Poppy Widdison death: Heroin in system due to 'passive smoking'

Poppy Widdison Image copyright Humberside Police
Image caption Poppy Widdison died at Sheffield Children's Hospital in June 2013

A mother told police signs of heroin might have been in her four-year-old daughter's system due to "passive smoking", a court has heard.

Poppy Widdison, from Grimsby, died from a cardiac arrest in June 2013.

Extracts of police interviews were read out at Hull Crown Court, in which Michala Pyke admitted taking heroin but "never" while with her daughter.

Ms Pyke, 37, of Ladysmith Road, and her ex-partner, John Rytting, 40, of Frederick Street, deny child cruelty.

In her interview, Ms Pyke told officers how she became addicted to drugs and was on a methadone programme.

David Gordon QC, prosecuting, said: "Pyke said she was taking heroin at the time Poppy died but never did that in Poppy's presence.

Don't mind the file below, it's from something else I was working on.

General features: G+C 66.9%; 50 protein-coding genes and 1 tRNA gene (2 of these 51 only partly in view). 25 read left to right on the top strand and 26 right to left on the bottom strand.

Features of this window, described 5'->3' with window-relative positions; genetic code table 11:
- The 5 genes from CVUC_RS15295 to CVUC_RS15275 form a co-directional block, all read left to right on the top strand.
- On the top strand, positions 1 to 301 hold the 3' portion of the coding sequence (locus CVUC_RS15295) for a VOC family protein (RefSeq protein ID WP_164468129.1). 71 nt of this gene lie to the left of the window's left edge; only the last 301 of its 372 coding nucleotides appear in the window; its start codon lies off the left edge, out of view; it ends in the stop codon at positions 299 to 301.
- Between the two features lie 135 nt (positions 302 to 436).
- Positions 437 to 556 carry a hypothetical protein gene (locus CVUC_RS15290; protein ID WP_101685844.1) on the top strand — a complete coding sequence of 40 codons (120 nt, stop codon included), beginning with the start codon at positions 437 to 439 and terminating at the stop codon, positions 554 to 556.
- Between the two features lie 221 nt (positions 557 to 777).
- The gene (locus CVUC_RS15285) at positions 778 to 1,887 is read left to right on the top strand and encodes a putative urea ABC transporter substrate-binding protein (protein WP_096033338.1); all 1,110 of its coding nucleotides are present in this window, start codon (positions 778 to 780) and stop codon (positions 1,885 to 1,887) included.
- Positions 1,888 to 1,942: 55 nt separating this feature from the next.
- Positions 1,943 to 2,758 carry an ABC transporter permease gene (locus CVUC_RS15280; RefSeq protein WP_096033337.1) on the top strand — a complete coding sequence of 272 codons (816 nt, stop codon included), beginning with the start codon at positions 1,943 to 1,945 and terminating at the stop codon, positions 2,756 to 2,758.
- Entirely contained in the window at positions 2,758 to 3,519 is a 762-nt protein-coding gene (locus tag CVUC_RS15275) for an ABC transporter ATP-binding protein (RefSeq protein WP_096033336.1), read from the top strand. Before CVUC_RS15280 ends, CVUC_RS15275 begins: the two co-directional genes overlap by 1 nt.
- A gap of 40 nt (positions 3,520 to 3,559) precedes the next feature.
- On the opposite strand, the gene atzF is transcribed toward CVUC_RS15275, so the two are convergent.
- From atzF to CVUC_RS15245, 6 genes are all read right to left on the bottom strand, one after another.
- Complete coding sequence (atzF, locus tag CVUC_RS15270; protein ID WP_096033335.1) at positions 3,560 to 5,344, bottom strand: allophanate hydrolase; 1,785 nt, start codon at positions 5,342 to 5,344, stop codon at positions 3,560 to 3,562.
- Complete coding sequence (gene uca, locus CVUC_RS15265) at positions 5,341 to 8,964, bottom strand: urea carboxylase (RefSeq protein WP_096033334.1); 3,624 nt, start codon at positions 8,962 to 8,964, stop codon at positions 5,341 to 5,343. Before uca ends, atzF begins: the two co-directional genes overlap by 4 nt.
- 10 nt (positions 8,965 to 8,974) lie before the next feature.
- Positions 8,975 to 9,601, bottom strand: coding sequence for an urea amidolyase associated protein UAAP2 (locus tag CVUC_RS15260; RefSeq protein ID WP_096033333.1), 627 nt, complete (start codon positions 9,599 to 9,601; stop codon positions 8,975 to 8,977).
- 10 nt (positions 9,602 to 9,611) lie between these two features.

"She suggested that if there were signs of heroin in Poppy's system it was because of passive smoking."

'Heavy heroin use'

She was asked if she had ever seen her ex-partner giving Poppy drugs, with Ms Pyke replying: "No, it doesn't make sense."

In his police interview, Mr Rytting also spoke of being on a methadone programme and how he took temazepam, diazepam and medication for paranoid schizophrenia.

"The small quantities of various drugs discovered at my home address are for my home use to treat myself for drug withdrawal and depression," he said in the interview.

Image caption Michala Pyke and John Rytting deny child cruelty

When police asked Ms Pyke how diazepam came to be in Poppy's system she said she had "no idea", the court was told.

The court heard Mr Rytting told detectives Poppy was sleeping on a settee because they were "doing up a bedroom".

When police asked if Ms Pyke locked Poppy in, she replied the front and inner door of the house would be used as a "naughty corner", the court was told.

The prosecution claims the couple "fed" drugs to Poppy to sedate her because she got in the way of their relationship.

The trial continues.

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